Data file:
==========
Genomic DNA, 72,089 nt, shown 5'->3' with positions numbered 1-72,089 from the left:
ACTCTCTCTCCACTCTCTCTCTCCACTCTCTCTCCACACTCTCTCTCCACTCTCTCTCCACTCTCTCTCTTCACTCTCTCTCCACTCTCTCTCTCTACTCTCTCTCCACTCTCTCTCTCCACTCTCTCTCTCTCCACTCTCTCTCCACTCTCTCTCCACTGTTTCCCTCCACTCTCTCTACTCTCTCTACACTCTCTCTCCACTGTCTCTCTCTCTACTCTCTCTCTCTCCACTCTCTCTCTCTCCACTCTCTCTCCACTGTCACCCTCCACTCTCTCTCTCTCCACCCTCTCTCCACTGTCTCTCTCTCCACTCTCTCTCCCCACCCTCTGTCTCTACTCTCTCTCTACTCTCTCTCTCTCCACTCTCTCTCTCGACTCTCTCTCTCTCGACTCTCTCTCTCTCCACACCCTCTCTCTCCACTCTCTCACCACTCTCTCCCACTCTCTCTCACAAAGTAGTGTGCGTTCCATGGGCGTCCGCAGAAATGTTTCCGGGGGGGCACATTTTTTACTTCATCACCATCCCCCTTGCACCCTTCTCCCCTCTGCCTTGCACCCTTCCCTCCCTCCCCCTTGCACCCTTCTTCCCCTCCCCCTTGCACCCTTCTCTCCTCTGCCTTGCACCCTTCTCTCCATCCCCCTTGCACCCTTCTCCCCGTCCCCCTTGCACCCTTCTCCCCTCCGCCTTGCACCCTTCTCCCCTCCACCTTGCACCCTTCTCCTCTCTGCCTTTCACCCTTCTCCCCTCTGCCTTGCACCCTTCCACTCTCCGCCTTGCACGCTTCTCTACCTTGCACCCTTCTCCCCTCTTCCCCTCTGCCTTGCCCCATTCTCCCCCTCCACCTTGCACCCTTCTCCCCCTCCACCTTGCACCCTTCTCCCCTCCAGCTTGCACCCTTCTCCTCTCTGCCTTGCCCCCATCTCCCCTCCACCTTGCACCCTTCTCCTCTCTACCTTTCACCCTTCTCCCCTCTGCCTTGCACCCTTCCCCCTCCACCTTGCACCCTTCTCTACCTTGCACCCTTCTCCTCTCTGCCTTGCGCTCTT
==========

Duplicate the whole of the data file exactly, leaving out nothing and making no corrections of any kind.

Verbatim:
Genomic DNA, 72,089 nt, shown 5'->3' with positions numbered 1-72,089 from the left:
ACTCTCTCTCCACTCTCTCTCTCCACTCTCTCTCCACACTCTCTCTCCACTCTCTCTCCACTCTCTCTCTTCACTCTCTCTCCACTCTCTCTCTCTACTCTCTCTCCACTCTCTCTCTCCACTCTCTCTCTCTCCACTCTCTCTCCACTCTCTCTCCACTGTTTCCCTCCACTCTCTCTACTCTCTCTACACTCTCTCTCCACTGTCTCTCTCTCTACTCTCTCTCTCTCCACTCTCTCTCTCTCCACTCTCTCTCCACTGTCACCCTCCACTCTCTCTCTCTCCACCCTCTCTCCACTGTCTCTCTCTCCACTCTCTCTCCCCACCCTCTGTCTCTACTCTCTCTCTACTCTCTCTCTCTCCACTCTCTCTCTCGACTCTCTCTCTCTCGACTCTCTCTCTCTCCACACCCTCTCTCTCCACTCTCTCACCACTCTCTCCCACTCTCTCTCACAAAGTAGTGTGCGTTCCATGGGCGTCCGCAGAAATGTTTCCGGGGGGGCACATTTTTTACTTCATCACCATCCCCCTTGCACCCTTCTCCCCTCTGCCTTGCACCCTTCCCTCCCTCCCCCTTGCACCCTTCTTCCCCTCCCCCTTGCACCCTTCTCTCCTCTGCCTTGCACCCTTCTCTCCATCCCCCTTGCACCCTTCTCCCCGTCCCCCTTGCACCCTTCTCCCCTCCGCCTTGCACCCTTCTCCCCTCCACCTTGCACCCTTCTCCTCTCTGCCTTTCACCCTTCTCCCCTCTGCCTTGCACCCTTCCACTCTCCGCCTTGCACGCTTCTCTACCTTGCACCCTTCTCCCCTCTTCCCCTCTGCCTTGCCCCATTCTCCCCCTCCACCTTGCACCCTTCTCCCCCTCCACCTTGCACCCTTCTCCCCTCCAGCTTGCACCCTTCTCCTCTCTGCCTTGCCCCCATCTCCCCTCCACCTTGCACCCTTCTCCTCTCTACCTTTCACCCTTCTCCCCTCTGCCTTGCACCCTTCCCCCTCCACCTTGCACCCTTCTCTACCTTGCACCCTTCTCCTCTCTGCCTTGCGCTCTT